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DC Current Indicator 6  --  February 7, 2009
 

The circuit below is a simple way to indicate when DC current is flowing through a wire.  The circuit is designed so it will turn on a LED indicator light, whenever the voltage drop across a shunt resistor exceeds about 0.1 volts.  The value of the resistor can be selected based on the desired current flow. Although I show a circuit for 12v operation, the circuit can be used over a wide range from 3v to perhaps 24v.

A single NPN transistor detects the voltage drop across the shunt resistor. A silicon diode is used to bias the transistor base terminal at about 0.5v below the supply voltage. With such a bias voltage, only an additional 100mv voltage drop is needed to start turning on the transistor.  Since both the transistor and the diode are nearly at the same temperature, their voltage drop with temperature should track. The circuit should therefore operate over a fairly wide temperature range.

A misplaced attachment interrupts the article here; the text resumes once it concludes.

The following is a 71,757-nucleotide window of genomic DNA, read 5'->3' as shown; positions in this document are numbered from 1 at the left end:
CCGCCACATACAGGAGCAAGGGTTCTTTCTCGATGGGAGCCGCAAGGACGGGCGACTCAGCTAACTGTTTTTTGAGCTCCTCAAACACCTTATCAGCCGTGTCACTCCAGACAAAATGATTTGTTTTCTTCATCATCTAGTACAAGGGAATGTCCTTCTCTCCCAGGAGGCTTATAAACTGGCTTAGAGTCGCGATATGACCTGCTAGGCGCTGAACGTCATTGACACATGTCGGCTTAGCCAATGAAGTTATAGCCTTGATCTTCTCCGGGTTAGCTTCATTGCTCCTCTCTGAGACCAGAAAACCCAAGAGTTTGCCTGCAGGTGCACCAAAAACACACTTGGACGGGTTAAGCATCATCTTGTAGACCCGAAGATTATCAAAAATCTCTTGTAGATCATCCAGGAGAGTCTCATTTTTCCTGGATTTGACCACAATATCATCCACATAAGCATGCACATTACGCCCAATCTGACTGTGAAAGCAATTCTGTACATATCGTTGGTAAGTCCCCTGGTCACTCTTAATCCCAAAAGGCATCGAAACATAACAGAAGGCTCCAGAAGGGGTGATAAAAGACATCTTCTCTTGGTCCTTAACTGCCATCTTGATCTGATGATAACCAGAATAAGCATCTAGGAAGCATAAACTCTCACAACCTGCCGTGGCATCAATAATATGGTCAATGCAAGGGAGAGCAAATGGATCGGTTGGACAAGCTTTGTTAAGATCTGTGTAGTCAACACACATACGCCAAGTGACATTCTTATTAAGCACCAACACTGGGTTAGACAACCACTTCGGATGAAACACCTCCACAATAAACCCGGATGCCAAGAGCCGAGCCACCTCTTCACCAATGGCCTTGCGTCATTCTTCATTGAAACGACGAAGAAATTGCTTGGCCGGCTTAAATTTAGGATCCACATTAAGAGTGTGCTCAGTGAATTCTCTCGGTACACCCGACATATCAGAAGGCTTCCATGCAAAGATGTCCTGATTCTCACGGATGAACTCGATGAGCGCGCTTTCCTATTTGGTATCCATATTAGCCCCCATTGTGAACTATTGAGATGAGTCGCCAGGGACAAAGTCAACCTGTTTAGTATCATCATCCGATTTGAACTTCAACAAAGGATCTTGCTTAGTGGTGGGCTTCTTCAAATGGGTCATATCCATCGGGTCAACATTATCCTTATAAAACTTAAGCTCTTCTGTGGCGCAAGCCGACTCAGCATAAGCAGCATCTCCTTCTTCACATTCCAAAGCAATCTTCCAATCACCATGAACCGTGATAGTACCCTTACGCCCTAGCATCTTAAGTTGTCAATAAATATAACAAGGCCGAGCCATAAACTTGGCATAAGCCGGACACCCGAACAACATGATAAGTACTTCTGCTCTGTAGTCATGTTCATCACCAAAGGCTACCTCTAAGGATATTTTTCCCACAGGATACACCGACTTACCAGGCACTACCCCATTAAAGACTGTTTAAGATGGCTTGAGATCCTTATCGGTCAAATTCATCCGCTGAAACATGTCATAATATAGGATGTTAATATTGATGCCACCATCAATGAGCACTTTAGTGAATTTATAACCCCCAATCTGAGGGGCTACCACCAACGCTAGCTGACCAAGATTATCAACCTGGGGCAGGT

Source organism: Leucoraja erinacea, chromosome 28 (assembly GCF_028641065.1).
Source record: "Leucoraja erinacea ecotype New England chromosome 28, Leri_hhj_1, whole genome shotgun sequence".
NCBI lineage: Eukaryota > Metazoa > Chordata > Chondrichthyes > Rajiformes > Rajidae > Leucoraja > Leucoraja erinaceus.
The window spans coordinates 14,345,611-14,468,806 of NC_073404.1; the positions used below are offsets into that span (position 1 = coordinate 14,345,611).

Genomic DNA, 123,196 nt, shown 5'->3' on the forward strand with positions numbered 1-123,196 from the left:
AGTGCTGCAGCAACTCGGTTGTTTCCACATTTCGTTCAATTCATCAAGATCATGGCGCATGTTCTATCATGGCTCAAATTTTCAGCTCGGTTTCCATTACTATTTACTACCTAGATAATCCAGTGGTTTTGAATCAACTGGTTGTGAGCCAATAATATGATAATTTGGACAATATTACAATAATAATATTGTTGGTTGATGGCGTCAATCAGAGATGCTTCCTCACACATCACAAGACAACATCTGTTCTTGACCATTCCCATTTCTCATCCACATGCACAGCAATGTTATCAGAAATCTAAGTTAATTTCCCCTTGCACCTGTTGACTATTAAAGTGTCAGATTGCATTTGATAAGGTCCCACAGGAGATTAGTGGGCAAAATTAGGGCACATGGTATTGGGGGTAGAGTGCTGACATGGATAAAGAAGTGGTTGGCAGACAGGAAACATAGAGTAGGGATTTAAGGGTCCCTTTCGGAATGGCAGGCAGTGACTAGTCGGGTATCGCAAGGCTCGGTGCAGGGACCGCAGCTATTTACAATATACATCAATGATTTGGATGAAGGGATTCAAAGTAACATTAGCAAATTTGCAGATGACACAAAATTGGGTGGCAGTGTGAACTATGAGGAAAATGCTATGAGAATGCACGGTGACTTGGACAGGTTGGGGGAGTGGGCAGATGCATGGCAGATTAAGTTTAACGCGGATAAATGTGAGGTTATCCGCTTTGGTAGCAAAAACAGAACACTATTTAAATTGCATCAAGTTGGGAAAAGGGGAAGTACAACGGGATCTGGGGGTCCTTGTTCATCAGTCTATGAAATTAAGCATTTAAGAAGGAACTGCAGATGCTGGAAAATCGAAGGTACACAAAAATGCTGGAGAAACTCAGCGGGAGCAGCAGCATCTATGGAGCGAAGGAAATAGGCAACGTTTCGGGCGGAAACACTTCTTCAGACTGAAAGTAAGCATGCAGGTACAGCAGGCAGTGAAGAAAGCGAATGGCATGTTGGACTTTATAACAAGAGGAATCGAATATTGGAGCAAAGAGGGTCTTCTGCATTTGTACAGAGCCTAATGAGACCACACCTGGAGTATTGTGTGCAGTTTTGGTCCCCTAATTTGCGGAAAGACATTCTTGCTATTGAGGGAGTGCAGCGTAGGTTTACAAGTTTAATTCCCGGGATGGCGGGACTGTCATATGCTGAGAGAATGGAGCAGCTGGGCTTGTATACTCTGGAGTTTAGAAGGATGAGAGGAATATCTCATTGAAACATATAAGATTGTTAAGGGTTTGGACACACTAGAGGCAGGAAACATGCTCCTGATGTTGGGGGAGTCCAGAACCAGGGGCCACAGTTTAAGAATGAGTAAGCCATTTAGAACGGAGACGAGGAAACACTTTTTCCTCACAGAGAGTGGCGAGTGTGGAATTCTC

Donít expect precision from this circuit.  With marginal current, the LED may only turn on partly. The component values shown are set for a 4 Amp indication, but the LED may actually start turning on with only 3 Amps.

Select the shunt resistor size as needed.  As an example, if you want to detect a current flow of 50 Amps, the shunt resistor should be about 0.002 ohms and should be able to dissipate 5 watts. 

Click on Drawing Below to view PDF version of Schematic

Circuit DC Current Indicator 6 Schematic

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